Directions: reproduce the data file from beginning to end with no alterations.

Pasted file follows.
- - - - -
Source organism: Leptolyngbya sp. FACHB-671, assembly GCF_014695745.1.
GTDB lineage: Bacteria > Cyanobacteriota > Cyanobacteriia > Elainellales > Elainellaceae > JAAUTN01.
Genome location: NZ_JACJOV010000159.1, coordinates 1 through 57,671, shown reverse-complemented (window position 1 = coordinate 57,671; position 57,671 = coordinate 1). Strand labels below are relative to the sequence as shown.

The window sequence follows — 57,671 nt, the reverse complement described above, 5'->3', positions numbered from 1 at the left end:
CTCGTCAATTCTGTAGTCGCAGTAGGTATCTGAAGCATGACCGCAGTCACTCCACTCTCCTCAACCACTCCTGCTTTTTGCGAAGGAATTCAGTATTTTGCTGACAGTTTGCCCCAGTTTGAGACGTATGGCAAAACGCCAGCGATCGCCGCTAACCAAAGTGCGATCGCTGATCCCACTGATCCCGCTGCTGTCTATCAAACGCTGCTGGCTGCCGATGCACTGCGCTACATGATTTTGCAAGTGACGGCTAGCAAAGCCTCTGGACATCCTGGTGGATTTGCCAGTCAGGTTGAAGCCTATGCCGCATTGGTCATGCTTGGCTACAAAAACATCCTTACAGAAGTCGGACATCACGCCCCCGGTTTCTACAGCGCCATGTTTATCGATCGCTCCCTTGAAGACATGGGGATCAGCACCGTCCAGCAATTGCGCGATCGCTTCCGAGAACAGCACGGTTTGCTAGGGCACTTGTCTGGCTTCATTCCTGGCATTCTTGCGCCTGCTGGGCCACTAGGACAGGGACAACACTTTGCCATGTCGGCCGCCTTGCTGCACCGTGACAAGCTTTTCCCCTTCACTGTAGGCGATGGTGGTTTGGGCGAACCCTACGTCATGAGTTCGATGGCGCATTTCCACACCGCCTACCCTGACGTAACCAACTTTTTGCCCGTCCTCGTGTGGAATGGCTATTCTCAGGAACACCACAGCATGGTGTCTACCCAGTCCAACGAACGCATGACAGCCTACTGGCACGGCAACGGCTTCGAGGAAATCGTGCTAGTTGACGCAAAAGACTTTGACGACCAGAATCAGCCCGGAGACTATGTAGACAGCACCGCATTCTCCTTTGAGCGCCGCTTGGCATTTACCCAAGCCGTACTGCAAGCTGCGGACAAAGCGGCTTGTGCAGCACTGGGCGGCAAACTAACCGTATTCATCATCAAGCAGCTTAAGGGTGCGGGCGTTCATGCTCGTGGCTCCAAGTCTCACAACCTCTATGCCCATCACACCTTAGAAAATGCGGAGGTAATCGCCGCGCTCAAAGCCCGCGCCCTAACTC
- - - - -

Source organism: Leptolyngbya sp. FACHB-671, assembly GCF_014695745.1.
GTDB lineage: Bacteria > Cyanobacteriota > Cyanobacteriia > Elainellales > Elainellaceae > JAAUTN01.
Genome location: NZ_JACJOV010000159.1, coordinates 1 through 57,671, shown reverse-complemented (window position 1 = coordinate 57,671; position 57,671 = coordinate 1). Strand labels below are relative to the sequence as shown.

The window sequence follows — 57,671 nt, the reverse complement described above, 5'->3', positions numbered from 1 at the left end:
CTCGTCAATTCTGTAGTCGCAGTAGGTATCTGAAGCATGACCGCAGTCACTCCACTCTCCTCAACCACTCCTGCTTTTTGCGAAGGAATTCAGTATTTTGCTGACAGTTTGCCCCAGTTTGAGACGTATGGCAAAACGCCAGCGATCGCCGCTAACCAAAGTGCGATCGCTGATCCCACTGATCCCGCTGCTGTCTATCAAACGCTGCTGGCTGCCGATGCACTGCGCTACATGATTTTGCAAGTGACGGCTAGCAAAGCCTCTGGACATCCTGGTGGATTTGCCAGTCAGGTTGAAGCCTATGCCGCATTGGTCATGCTTGGCTACAAAAACATCCTTACAGAAGTCGGACATCACGCCCCCGGTTTCTACAGCGCCATGTTTATCGATCGCTCCCTTGAAGACATGGGGATCAGCACCGTCCAGCAATTGCGCGATCGCTTCCGAGAACAGCACGGTTTGCTAGGGCACTTGTCTGGCTTCATTCCTGGCATTCTTGCGCCTGCTGGGCCACTAGGACAGGGACAACACTTTGCCATGTCGGCCGCCTTGCTGCACCGTGACAAGCTTTTCCCCTTCACTGTAGGCGATGGTGGTTTGGGCGAACCCTACGTCATGAGTTCGATGGCGCATTTCCACACCGCCTACCCTGACGTAACCAACTTTTTGCCCGTCCTCGTGTGGAATGGCTATTCTCAGGAACACCACAGCATGGTGTCTACCCAGTCCAACGAACGCATGACAGCCTACTGGCACGGCAACGGCTTCGAGGAAATCGTGCTAGTTGACGCAAAAGACTTTGACGACCAGAATCAGCCCGGAGACTATGTAGACAGCACCGCATTCTCCTTTGAGCGCCGCTTGGCATTTACCCAAGCCGTACTGCAAGCTGCGGACAAAGCGGCTTGTGCAGCACTGGGCGGCAAACTAACCGTATTCATCATCAAGCAGCTTAAGGGTGCGGGCGTTCATGCTCGTGGCTCCAAGTCTCACAACCTCTATGCCCATCACACCTTAGAAAATGCGGAGGTAATCGCCGCGCTCAAAGCCCGCGCCCTAACTC